In recently published country reports on Andorra, Bosnia and Herzegovina, Iceland, and Luxembourg, the European Commission against Racism and Intolerance (ECRI) found several areas in which migrants, Roma communities, LGBTI persons, and other minorities are susceptible to discrimination and unequal treatment. [COE Press Release: ECRI] In each report, the ECRI – an independent human rights body of the Council of Europe that monitors racism, xenophobia, antisemitism, intolerance, and discrimination – acknowledged positive developments and areas in need of improvement, including improving laws on hate speech, establishing specialized national bodies that work to eliminate xenophobia and racism, providing equal access to education and employment, and eliminating xenophobic and racist language or images in the political discourse. For instance, the ECRI found a disparity in access to education for migrants or ethnic minorities in Bosnia and Herzegovina, Iceland, and Luxembourg; found that hate speech was regularly used in the political discourse in Iceland and Bosnia and Herzegovina; and found that Andorra and Iceland both lack a national body with a mandate to combat discrimination and xenophobia. The reports, though, noted in some instances developments in criminalizing racism and discrimination; support for education and employment of minorities; and, in the case of Luxembourg, low levels of hate speech in the public discourse. The Commission published its findings in public reports and made recommendations to each country on legal and structural changes that could improve xenophobia, discrimination, and racism. [COE Press Release: Andorra; COE Press Release: Bosnia and Herzegovina; COE Press Release: Iceland; COE Press Release: Luxembourg]
Since the previous ECRI Report on Andorra in March 2012, the ECRI found that while Andorra made several positive developments in combatting discrimination, the country still lacks effective implementation of laws and policies combating discrimination, racism, and xenophobia. The State improved its criminal law provisions to combat racism and discrimination; developed education programs to prevent and combat racist and homophobic prejudices and stereotypes in schools; and provided training to judges, prosecutors, lawyers, and civil servants. See ECRI, Report on Andorra (fifth monitoring cycle) (2017), at 9.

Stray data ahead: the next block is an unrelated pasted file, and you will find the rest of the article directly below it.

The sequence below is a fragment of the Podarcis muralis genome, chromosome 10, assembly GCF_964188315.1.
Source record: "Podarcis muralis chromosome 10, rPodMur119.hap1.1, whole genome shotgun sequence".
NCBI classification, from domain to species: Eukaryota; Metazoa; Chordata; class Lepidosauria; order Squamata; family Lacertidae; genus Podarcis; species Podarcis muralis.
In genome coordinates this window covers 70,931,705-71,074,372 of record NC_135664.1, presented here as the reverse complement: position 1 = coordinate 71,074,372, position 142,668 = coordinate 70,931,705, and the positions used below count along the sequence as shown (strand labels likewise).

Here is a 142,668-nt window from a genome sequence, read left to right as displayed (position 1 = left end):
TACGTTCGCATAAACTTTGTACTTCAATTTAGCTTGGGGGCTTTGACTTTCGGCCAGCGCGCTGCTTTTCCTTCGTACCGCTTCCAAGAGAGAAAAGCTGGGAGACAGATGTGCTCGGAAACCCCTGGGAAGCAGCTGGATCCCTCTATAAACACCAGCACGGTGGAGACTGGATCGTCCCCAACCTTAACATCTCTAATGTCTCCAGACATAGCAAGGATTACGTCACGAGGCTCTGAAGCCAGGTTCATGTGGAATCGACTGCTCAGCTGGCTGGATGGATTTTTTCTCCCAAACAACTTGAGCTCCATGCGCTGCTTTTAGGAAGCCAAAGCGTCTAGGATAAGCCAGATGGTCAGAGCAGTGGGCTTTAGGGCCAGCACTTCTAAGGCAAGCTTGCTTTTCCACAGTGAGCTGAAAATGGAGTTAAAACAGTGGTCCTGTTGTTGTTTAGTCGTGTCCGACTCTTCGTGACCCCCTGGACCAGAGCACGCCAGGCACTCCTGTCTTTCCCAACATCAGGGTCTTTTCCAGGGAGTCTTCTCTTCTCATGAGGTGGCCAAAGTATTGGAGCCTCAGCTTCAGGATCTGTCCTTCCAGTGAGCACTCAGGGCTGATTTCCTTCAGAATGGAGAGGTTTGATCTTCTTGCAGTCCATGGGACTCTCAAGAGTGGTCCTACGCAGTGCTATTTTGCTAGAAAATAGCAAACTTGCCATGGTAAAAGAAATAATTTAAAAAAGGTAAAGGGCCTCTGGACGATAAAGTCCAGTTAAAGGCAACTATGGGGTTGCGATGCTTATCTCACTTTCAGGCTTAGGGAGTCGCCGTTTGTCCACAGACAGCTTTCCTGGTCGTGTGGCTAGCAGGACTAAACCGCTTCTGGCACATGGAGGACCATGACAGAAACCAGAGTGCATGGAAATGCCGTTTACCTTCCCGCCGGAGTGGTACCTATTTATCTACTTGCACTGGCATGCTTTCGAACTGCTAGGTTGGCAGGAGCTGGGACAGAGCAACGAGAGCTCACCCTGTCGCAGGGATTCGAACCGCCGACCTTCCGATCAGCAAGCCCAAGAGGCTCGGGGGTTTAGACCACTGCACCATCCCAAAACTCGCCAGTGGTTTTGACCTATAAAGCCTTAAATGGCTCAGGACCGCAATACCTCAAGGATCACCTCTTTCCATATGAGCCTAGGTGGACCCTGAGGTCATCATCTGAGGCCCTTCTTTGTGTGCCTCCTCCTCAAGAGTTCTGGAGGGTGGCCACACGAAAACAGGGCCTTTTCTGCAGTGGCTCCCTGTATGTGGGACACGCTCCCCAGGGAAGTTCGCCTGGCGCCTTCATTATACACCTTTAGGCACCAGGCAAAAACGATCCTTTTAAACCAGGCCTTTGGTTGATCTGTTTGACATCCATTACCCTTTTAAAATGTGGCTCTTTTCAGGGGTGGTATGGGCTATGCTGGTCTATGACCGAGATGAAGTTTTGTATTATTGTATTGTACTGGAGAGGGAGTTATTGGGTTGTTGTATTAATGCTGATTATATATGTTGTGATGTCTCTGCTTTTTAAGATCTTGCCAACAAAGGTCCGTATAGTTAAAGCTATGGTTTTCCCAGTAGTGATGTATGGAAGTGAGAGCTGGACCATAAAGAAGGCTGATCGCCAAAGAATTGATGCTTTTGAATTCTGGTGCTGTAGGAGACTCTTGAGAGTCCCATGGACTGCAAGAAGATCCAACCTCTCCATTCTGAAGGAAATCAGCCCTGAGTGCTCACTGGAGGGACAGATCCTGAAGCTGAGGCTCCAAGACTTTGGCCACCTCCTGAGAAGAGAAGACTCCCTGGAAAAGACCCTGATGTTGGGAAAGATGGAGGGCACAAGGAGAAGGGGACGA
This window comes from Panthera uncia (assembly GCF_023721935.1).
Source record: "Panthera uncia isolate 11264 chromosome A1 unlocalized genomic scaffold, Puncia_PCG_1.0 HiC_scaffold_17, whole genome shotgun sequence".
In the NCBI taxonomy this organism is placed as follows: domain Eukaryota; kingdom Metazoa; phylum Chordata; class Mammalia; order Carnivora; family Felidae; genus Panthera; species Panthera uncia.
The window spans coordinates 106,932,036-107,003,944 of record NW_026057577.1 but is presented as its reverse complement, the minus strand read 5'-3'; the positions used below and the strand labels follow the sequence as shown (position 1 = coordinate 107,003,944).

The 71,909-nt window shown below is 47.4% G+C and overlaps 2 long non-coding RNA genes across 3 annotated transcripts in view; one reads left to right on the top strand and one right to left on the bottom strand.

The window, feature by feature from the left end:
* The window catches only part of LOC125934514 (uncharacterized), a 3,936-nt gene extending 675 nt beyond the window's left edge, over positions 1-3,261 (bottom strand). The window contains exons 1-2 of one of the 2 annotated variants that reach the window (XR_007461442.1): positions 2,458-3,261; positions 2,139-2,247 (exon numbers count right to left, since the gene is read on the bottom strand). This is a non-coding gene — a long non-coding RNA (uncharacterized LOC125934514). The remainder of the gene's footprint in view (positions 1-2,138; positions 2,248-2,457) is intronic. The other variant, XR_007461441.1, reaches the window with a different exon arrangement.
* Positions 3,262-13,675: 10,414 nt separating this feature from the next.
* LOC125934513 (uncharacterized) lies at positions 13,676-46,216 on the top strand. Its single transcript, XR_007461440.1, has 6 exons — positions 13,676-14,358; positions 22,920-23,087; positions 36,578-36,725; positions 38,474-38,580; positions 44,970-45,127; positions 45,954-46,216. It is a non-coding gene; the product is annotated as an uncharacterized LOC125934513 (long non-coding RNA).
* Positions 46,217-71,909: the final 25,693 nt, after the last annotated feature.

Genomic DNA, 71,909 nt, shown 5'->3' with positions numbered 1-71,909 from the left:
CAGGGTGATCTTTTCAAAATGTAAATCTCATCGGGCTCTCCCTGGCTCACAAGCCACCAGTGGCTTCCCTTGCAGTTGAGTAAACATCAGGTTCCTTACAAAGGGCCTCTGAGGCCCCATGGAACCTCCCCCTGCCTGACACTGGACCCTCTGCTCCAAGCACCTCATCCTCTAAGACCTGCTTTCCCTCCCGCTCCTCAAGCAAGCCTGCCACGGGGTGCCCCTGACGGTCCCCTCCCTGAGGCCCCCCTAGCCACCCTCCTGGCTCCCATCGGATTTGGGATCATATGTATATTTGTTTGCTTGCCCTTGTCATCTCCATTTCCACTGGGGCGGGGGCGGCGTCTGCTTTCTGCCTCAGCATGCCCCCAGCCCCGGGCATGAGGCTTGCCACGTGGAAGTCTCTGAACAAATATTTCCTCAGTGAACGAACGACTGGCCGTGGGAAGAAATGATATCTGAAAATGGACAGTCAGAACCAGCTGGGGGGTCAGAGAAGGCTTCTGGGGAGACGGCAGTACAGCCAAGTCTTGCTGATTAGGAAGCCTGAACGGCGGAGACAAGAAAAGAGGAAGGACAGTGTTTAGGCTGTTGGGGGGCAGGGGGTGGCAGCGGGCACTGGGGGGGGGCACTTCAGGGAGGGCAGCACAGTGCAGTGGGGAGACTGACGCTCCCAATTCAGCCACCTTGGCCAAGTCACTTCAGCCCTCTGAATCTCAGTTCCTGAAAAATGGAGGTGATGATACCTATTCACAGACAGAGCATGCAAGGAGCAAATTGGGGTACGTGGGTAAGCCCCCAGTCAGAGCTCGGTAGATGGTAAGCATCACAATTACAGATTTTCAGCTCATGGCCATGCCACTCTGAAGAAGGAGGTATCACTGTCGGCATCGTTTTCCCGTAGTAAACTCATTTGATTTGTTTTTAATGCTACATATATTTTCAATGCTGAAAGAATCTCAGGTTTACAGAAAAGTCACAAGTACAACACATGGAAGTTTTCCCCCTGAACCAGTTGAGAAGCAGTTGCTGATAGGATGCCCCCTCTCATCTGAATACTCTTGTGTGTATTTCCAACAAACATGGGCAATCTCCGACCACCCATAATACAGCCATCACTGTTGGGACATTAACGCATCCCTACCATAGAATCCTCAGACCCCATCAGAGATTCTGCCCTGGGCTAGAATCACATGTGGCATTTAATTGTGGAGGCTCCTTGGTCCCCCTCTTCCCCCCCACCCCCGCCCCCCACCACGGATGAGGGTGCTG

The ECRI noted, however, that areas of concern remain. In particular, the ECRI expressed concern over the lack of a specialized body with the capacity to combat racism and intolerance at a national level. See id. at 9. Further, it indicated that the collection of data regarding the application of criminal law provisions against racial offences is lacking, and, therefore, the law’s impact is unclear. See id. Additionally, the ECRI expressed that no progress has been made towards providing comprehensive, anti-discrimination legislation and integration policies that would ease residence requirements for obtaining Andorran citizenship or retaining dual nationality. See id.
The ECRI made nine recommendations to Andorra but prioritized two. See id. at 17-21. The first requires Andorra to create a national body specialized to combat racism, racial discrimination, xenophobia, antisemitism, and intolerance within the private and public spheres. See id. at 13. The second requires Andorra to introduce legislation that codifies the principle of sharing the burden of proof when discrimination complaints are brought before civil or administrative courts. See id. at 19. The ECRI will conduct an interim follow-up for these two recommendations within two years of the date of this report. See id. at 23.
Bosnia and Herzegovina
The Commission noted Bosnia and Herzegovina’s improved measures to combat racism and discrimination, such as trainings for State employees, but denounced the lack of political will to build an inclusive society. The ECRI noted, in particular, that the State started providing training to police officers, prosecutors, and judges to reduce levels of inter-ethnic discrimination and hate crimes; resolving discrimination issues in the area of pension entitlements; implementing measures to provide documentation for Roma community members and to support the enrollment of Roma children in schools; and implementing a strategy to advance the housing and infrastructure and employment rights of returnees. See ECRI, Report on Bosnia and Herzegovina (fifth monitoring cycle) (2017), at 9. Nevertheless, the ERCI denounced the State’s lack of implementation of the European Court of Human Rights judgment in Sejdić and Finci v. Bosnia and Herzegovina, which would eliminate the ties between high political offices to a person’s ethnicity. The ECRI also expressed concerns over inter-ethnic tensions and hate speech against LGBTI persons; an ethnically segregated education system and no willingness to introduce integrated schools; an environment that openly rejects refugees; and high levels of exclusion within the Roma community. See id.
The report made several recommendations to Bosnia and Herzegovina. See id. at 12-32. However, it prioritized recommendations related to segregation in schools, specifically the need to end “two schools under one roof” and monoethnic schools, to develop a common curriculum, and to remove all symbols representing ethnic or religious bias in schools. See id. at 33. Additionally, the report prioritized strengthening institutional capacity of the Ombudsman Institution to effectively carry out its anti-discrimination mandate. See id. The ECRI will conduct an interim follow-up for these two recommendations within two years of the date of this report. See id.